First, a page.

As the 2007 Formula 1 season approaches (only a week to go, wheee!), there is only one question on everybody’s lips:
Is the television coverage going to improve?
I am not talking about ITV’s coverage. Although we would all prefer there not to be any commercial breaks and would like to believe that there is someone better for the job of lead commentator than James Allen, that is not my target today.
Formula 1 is meant to be one of the very biggest sporting events in the world. Football might be more popular, but only at a local level. Each country watches its own domestic matches. Few football matches are watched world-wide on the same scale as an F1 grand prix is.
Formula 1 is only really beaten by the World Cup, the Olympics and the Superbowl in terms of world-wide popularity as a sporting event. And those tournaments (except for the annual Superbowl) only come around once every four years — there are between 16 and 19 grands prix every year.
So why is the television coverage still stuck in the dark ages?
Well, maybe not the dark ages, but Formula 1 coverage has barely changed in its approach since the early 1990s. Infact, for several years, Bernie Ecclestone has actually stunted innovation in order to teach the teams a lesson, or some other obscure political reason.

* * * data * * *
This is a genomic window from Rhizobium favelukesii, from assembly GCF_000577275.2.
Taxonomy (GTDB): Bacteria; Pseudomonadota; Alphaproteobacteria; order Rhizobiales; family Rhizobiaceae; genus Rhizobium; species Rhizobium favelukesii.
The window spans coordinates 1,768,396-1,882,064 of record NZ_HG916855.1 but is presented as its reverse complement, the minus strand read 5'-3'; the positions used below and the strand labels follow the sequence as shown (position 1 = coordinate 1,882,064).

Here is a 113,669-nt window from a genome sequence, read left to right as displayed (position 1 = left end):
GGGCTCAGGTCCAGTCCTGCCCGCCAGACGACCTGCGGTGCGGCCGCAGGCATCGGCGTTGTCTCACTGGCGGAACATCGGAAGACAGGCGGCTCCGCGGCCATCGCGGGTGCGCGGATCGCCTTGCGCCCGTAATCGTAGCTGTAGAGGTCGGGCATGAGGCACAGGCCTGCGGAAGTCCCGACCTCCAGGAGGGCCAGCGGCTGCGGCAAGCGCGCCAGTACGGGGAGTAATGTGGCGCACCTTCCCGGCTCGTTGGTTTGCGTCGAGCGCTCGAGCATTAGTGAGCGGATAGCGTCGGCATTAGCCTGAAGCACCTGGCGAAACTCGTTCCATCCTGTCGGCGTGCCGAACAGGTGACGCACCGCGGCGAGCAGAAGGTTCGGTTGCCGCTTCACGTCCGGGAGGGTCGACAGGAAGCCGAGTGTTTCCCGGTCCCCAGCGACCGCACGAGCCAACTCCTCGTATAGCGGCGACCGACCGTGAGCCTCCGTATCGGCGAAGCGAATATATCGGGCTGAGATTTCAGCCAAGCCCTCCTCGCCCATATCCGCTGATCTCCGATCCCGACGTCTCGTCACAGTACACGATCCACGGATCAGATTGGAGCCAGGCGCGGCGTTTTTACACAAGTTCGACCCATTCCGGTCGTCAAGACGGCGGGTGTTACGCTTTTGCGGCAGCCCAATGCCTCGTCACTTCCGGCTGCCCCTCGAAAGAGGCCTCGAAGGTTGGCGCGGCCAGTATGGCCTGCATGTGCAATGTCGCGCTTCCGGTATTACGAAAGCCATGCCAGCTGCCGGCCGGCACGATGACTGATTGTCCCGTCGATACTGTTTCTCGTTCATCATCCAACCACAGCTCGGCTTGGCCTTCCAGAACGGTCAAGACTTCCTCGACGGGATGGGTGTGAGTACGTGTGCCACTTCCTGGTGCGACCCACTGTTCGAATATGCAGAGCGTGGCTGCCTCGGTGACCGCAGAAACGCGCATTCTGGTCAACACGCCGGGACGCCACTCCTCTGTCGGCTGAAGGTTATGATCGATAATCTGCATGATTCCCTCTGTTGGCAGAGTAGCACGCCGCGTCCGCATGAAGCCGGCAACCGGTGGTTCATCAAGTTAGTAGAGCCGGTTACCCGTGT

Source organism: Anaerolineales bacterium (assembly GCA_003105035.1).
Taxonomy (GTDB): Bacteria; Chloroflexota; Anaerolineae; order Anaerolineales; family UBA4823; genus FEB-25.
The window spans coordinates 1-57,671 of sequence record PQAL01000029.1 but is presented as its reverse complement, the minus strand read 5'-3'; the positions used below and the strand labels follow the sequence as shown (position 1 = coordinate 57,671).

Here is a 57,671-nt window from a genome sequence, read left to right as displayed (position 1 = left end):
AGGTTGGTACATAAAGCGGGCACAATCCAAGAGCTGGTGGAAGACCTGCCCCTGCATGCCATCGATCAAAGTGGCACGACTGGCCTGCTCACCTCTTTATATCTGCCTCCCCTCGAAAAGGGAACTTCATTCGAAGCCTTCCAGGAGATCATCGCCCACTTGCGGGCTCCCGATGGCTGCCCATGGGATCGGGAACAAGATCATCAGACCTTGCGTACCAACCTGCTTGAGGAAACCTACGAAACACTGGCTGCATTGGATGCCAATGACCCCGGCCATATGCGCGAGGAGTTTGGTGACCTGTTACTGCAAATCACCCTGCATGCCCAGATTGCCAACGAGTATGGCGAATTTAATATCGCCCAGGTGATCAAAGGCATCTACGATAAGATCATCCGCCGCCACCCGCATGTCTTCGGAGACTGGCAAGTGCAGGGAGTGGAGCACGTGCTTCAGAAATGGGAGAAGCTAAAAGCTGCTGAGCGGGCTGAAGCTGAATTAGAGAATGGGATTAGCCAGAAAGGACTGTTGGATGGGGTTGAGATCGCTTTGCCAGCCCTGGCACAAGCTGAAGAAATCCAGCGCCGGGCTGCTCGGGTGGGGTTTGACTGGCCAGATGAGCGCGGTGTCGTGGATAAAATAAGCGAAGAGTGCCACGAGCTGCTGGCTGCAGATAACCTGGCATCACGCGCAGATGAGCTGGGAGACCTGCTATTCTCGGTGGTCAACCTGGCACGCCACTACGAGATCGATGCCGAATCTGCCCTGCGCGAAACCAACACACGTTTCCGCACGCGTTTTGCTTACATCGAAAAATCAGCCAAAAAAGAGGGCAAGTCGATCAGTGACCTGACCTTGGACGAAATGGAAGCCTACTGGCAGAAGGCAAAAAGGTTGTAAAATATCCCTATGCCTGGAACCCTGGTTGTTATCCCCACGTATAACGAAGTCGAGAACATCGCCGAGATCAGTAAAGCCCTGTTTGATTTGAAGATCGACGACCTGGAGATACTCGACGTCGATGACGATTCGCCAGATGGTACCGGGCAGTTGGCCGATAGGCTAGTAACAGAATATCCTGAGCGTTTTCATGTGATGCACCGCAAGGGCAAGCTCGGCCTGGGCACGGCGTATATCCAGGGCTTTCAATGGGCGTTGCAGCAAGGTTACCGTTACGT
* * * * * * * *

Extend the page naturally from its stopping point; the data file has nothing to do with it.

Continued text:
In some ways, Formula 1 fans are now suffering because its television coverage was originally a little bit too far ahead of its time. In the late 1990s Bernie Ecclestone’s FOM began experimenting with a high-quality digital television service, nicknamed “Bernievision”. Viewers had six different channels to choose from, ranging from conventional race coverage, to a channel focussing on back-markers, to one focussed on pit lane activity, to a data stream showing drivers’ times and speeds in detail.
To encourage people to sign up, though, Bernie Ecclestone had to deprive normal viewers of their normal service. That’s right — standard Formula 1 television coverage actually decreased in quality.